Most of the cameras I’ve used for any length of time allowed very little control over their settings. This made them user-friendly, and gave me the ability to concentrate more on composition, but there were plenty of days when I’d shoot just because there was something in front of me, and I happened to have a camera. I could excuse this early on — after all, I was just getting started — but once I had some experience under my belt and a better understanding of what made a better photo, it became a lot harder to justify taking bland photos.

Upgrading to an SLR has made a difference. Granted, there are times I’ve taken a few dozen shots just to experiment with settings and see what happened with the changes I made (something I’d also suggest if you’re new, whether to photography or just to a new type of camera or lens). But I’ve also tried to turn this into an opportunity to look at things with a fresh set of eyes, as it were.

As frustrating as it’s occasionally been (especially when you shoot for an entire night and find you haven’t got much worth keeping), it’s also been very helpful. When you have to stop and think about what you’re doing with one part of the equation, it generally forces you to slow down and think about the other bits as well. In a way, this is one more reason not to shoot in Program or Auto. Having to stop and think — to make a series of choices, and to also consider what each of those choices is going to do to your end result — is a useful speed bump, of sorts, that usually results in you also thinking over your choice of subject (do I really want/need a photo of this?) and how you compose the shot.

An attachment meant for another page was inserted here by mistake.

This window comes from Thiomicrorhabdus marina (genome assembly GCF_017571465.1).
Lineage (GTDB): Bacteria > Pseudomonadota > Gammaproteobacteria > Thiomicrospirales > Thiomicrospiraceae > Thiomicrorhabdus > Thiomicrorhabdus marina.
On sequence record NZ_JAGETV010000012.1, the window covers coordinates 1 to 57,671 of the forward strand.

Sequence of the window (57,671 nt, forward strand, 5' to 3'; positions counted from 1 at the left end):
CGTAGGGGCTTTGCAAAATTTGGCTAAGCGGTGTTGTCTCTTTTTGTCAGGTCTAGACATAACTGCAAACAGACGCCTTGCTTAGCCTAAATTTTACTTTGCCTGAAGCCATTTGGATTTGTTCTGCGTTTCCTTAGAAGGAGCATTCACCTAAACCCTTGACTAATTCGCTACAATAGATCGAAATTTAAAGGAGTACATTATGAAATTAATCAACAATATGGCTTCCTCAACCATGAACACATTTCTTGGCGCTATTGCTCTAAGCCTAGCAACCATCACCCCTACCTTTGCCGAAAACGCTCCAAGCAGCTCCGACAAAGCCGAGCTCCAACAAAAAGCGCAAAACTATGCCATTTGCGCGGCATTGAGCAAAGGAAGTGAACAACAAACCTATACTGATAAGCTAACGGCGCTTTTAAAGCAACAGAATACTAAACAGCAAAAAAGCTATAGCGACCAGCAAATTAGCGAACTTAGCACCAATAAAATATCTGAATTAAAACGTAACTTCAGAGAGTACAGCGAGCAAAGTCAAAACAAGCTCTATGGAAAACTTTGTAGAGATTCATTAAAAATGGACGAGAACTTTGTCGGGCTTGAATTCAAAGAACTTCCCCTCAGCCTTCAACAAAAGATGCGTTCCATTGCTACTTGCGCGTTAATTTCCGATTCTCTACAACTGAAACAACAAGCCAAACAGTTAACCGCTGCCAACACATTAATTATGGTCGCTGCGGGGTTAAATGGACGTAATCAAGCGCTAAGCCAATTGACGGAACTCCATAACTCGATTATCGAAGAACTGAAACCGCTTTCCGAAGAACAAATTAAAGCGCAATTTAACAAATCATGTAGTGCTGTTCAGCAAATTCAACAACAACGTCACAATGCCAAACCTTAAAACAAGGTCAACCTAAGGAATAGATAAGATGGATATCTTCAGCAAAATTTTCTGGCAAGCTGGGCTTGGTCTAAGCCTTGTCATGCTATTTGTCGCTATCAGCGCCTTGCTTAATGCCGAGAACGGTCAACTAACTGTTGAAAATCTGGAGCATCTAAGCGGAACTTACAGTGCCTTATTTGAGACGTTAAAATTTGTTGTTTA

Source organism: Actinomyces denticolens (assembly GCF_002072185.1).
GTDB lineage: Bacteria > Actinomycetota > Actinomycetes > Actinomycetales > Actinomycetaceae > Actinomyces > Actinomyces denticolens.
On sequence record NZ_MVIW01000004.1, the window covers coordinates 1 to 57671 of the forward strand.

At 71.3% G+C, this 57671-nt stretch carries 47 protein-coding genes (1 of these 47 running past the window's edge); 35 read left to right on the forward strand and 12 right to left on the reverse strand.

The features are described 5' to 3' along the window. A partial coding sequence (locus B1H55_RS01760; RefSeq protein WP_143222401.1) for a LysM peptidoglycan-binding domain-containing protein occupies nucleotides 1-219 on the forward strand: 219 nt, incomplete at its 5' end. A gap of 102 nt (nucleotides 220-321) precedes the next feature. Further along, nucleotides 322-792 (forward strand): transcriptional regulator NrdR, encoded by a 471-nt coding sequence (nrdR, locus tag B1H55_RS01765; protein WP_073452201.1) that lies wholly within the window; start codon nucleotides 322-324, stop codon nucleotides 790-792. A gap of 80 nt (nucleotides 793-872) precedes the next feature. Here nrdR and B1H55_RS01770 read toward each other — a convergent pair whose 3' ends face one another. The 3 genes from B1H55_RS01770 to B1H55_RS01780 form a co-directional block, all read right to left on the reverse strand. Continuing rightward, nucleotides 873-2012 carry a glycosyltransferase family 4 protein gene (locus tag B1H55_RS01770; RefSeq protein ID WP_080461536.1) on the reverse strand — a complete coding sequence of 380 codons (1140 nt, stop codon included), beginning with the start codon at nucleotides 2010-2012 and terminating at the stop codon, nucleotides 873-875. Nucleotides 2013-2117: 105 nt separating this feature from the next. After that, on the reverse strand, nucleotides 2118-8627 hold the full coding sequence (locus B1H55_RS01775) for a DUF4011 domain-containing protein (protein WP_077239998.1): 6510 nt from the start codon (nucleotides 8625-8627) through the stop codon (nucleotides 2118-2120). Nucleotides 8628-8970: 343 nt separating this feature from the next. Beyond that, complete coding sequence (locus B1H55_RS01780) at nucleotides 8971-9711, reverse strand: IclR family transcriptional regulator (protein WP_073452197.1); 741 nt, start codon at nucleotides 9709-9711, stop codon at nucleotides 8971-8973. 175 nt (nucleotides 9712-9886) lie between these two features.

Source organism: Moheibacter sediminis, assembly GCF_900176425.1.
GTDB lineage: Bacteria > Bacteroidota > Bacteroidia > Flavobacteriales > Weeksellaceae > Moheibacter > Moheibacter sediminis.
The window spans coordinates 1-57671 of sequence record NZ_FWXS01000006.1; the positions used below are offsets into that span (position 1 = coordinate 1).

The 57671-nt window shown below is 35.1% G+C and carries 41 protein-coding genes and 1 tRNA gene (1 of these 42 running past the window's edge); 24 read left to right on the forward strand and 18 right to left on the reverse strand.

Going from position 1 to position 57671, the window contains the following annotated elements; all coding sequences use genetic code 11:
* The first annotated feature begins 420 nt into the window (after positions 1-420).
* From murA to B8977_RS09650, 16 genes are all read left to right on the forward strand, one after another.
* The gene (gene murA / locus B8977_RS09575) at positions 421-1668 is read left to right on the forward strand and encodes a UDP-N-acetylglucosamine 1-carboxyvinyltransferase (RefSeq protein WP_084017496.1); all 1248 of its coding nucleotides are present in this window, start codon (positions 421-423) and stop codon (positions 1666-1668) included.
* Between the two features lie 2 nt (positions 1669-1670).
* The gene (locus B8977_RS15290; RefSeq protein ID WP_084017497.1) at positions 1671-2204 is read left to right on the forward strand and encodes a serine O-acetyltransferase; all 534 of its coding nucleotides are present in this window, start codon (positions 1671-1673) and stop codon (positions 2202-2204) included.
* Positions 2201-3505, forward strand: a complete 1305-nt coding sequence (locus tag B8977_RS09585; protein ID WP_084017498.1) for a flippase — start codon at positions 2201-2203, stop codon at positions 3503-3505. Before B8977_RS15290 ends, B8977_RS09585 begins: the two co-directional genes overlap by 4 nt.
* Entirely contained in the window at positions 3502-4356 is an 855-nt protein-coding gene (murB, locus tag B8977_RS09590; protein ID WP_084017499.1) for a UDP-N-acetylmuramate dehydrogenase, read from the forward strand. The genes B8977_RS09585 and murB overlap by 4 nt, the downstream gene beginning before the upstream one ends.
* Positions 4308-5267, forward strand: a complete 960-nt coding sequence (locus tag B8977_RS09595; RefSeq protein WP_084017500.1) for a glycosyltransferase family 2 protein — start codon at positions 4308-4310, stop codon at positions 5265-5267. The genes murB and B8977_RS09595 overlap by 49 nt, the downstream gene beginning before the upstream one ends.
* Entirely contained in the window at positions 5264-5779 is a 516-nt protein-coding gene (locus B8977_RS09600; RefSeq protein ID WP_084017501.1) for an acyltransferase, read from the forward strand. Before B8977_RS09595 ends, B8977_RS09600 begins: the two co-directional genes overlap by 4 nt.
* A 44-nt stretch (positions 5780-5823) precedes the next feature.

If you’ve gotten more experienced, try to find a way to change something. Maybe it’s going to a mode you don’t generally use, or a different type of subject matter; it could also mean trading gear with someone else for a day. You usually use an SLR? Pick up a compact. Committed Canon fan? Grab a Sony. Die-hard bird watcher? Spend a day photographing surfers. You can always find ways to make the familiar just strange enough that those automatic responses now become food for thought.

Photo News Roundup, 9/10/11

Grille No. 1

The ACLU has released a guide to photographers’ rights. I would suggest that anyone reading this in the United States who photographs in public to read this, keep a printout in your camera bag, and pass it along to any friends who are photographers (even if they’re just casual shooters). I know the ACLU can be a pretty broad target, but in the decade since 9/11, photographers have also increasingly become targets in the name of security. It helps to know your rights, and it also helps that someone out there is trying to safeguard ’em.